New research offers hope for treatment of congenital heart defects

About 1% of all babies born each year in the United States are born with a congenital heart defect (CD), and the Centers for Disease Control and Prevention (CDC) report this number is increasing.

Despite the prevalence of coronary artery disease, it is poorly understood what causes these defects. But new research could provide insight into the genetic factors behind the problems, and researchers from Colombia University may have found a potential cure for one of them in a surprising source: an over-the-counter cough suppressant.

At Gladstone Institute of Data Science and Biotechnology in San Francisco, the researchers developed a new path identify genetic mutations that may play an important role in congenital heart disease. Deepak Srivastava, MD, president of Gladstone and principal investigator of the study, and Katie Pollard, Ph.D., director of Gladstone, took a unique approach in their research. Rather than looking at individual genes in isolation, they looked at how genes – and the proteins they contain – interact.

Srivastava and Pollard decided to focus on the GATA4 and TBX5 proteins, both of which are essential for healthy heart development. If these proteins are deformed, the resulting genetic changes almost always cause heart defects. By culturing precursor cardiac cells from human induced pluripotent stem cells, the researchers documented a total of 273 interactions between GATA4 and TBX5.

They then cross-referenced these interactions with the DNA data. Gladstone had a DNA sequencing database of over 3,000 children with congenital heart disease and their parents. By comparing protein interactions with DNA data, the researchers hoped to find links between certain protein interactions and heart defects.

To do this, researchers needed new tools. Maureen Pittman, a UCSF student working in Pollard’s lab, developed a computer program that ranked candidate proteins based on their likelihood of causing congenital heart disease. Pittman’s invention provided exactly the data they needed, including information about a protein called GLYR1, a gene that had never been linked to heart defects.

“Identifying GLYR1 as a key gene in heart development opens up a whole new biological space to understand how this system works. found us,” Srivastava said.

The data was published in the journal Cell in an article titled “Transcription factor protein interactomes reveal genetic determinants of heart disease.”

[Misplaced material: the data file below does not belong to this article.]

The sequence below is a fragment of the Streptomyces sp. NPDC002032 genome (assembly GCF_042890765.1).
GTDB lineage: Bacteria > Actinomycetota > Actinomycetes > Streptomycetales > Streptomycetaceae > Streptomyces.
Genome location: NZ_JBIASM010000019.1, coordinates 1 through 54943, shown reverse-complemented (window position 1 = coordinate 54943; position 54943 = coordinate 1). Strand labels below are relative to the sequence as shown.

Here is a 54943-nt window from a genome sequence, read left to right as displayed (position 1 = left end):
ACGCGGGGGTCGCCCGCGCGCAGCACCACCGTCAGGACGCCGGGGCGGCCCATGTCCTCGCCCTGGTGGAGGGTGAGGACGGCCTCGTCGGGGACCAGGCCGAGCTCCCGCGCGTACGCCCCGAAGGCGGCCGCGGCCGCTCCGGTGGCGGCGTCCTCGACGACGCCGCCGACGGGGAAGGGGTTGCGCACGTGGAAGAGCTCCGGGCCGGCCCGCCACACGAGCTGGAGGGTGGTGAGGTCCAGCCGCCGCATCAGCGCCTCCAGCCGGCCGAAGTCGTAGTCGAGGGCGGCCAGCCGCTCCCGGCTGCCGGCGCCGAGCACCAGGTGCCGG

While Gladstone Institute researchers continue their work in San Francisco, a university across the country has a different approach to treating heart defects. AT Colombia Universityresearchers studying cardiac arrhythmia have discovered a potential new treatment: dextromethorphan, a cough suppressant.

In one article Posted in Nature Cardiovascular researchthe researchers explained that they were looking for treatments related to Timothy syndrome, a genetic condition in which the heart has unusually, and sometimes dangerously, long QT intervals between heartbeats.

In one previous study, Columbia researchers have found that increased activity of the CDK5 protein is linked to heart problems in Timothy syndrome. However, developing an inhibitor of the CDK5 protein is difficult without inhibiting other CDK proteins necessary for life.

In this latest study, the team tested a new treatment. They found that SIGMAR1, a non-opioid receptor, successfully shortened long QT heartbeat intervals. Activating SIGMAR1 was the tricky part, and they found a solution in dextromethorphan. The common cough suppressant is the main ingredient in drugs like Delsym, Robitussin and Mucinex, and it successfully activated the SIGMAR1 receptor in tests with mice.

By activating the SIGMAR1 receptor, dextromethorphan not only helped resolve many of the complications associated with Timothy syndrome, but it also helped relieve symptoms of long QT syndrome types I and II. This is because cardiac arrhythmias caused by cardiomyocytes have disrupted ion flows, which affects the flow of electricity needed for a regular heartbeat. Dextromethorphan helps regulate ion flow, helping to maintain regular heart rhythm for all three QT-related conditions.

Between these two studies, researchers are optimistic about the possibility of treatments for the high number of congenital heart defects.